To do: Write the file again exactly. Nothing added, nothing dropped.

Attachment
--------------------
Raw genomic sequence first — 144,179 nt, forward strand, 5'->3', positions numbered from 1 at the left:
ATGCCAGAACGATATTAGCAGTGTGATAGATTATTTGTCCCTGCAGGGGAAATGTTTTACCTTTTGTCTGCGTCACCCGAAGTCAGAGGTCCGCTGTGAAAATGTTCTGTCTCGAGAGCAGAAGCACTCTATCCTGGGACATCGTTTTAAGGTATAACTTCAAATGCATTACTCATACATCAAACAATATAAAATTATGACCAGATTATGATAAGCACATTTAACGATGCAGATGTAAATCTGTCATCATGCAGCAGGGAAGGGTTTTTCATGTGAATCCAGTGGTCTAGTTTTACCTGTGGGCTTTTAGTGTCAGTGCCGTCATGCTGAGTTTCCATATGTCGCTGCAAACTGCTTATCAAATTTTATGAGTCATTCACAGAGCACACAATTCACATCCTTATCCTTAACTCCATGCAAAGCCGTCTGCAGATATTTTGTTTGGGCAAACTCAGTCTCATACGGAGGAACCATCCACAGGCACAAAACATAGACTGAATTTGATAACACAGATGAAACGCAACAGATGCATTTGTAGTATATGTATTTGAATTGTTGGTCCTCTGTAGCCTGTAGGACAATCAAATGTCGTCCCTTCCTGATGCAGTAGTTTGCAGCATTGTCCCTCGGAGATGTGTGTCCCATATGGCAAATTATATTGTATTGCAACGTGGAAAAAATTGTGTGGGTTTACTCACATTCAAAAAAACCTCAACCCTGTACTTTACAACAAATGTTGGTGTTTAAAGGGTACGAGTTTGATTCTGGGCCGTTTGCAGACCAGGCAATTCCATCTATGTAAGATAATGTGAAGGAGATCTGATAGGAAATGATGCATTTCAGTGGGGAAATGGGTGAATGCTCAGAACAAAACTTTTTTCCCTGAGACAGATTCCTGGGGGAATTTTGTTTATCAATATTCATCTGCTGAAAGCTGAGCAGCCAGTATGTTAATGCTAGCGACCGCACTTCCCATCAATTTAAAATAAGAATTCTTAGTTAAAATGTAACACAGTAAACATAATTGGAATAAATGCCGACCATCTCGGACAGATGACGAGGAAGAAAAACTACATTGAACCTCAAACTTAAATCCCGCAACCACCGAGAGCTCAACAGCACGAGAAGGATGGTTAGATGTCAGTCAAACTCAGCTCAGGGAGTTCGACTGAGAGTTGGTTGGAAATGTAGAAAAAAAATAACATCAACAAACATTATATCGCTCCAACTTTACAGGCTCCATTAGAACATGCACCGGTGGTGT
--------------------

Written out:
Raw genomic sequence first — 144,179 nt, forward strand, 5'->3', positions numbered from 1 at the left:
ATGCCAGAACGATATTAGCAGTGTGATAGATTATTTGTCCCTGCAGGGGAAATGTTTTACCTTTTGTCTGCGTCACCCGAAGTCAGAGGTCCGCTGTGAAAATGTTCTGTCTCGAGAGCAGAAGCACTCTATCCTGGGACATCGTTTTAAGGTATAACTTCAAATGCATTACTCATACATCAAACAATATAAAATTATGACCAGATTATGATAAGCACATTTAACGATGCAGATGTAAATCTGTCATCATGCAGCAGGGAAGGGTTTTTCATGTGAATCCAGTGGTCTAGTTTTACCTGTGGGCTTTTAGTGTCAGTGCCGTCATGCTGAGTTTCCATATGTCGCTGCAAACTGCTTATCAAATTTTATGAGTCATTCACAGAGCACACAATTCACATCCTTATCCTTAACTCCATGCAAAGCCGTCTGCAGATATTTTGTTTGGGCAAACTCAGTCTCATACGGAGGAACCATCCACAGGCACAAAACATAGACTGAATTTGATAACACAGATGAAACGCAACAGATGCATTTGTAGTATATGTATTTGAATTGTTGGTCCTCTGTAGCCTGTAGGACAATCAAATGTCGTCCCTTCCTGATGCAGTAGTTTGCAGCATTGTCCCTCGGAGATGTGTGTCCCATATGGCAAATTATATTGTATTGCAACGTGGAAAAAATTGTGTGGGTTTACTCACATTCAAAAAAACCTCAACCCTGTACTTTACAACAAATGTTGGTGTTTAAAGGGTACGAGTTTGATTCTGGGCCGTTTGCAGACCAGGCAATTCCATCTATGTAAGATAATGTGAAGGAGATCTGATAGGAAATGATGCATTTCAGTGGGGAAATGGGTGAATGCTCAGAACAAAACTTTTTTCCCTGAGACAGATTCCTGGGGGAATTTTGTTTATCAATATTCATCTGCTGAAAGCTGAGCAGCCAGTATGTTAATGCTAGCGACCGCACTTCCCATCAATTTAAAATAAGAATTCTTAGTTAAAATGTAACACAGTAAACATAATTGGAATAAATGCCGACCATCTCGGACAGATGACGAGGAAGAAAAACTACATTGAACCTCAAACTTAAATCCCGCAACCACCGAGAGCTCAACAGCACGAGAAGGATGGTTAGATGTCAGTCAAACTCAGCTCAGGGAGTTCGACTGAGAGTTGGTTGGAAATGTAGAAAAAAAATAACATCAACAAACATTATATCGCTCCAACTTTACAGGCTCCATTAGAACATGCACCGGTGGTGT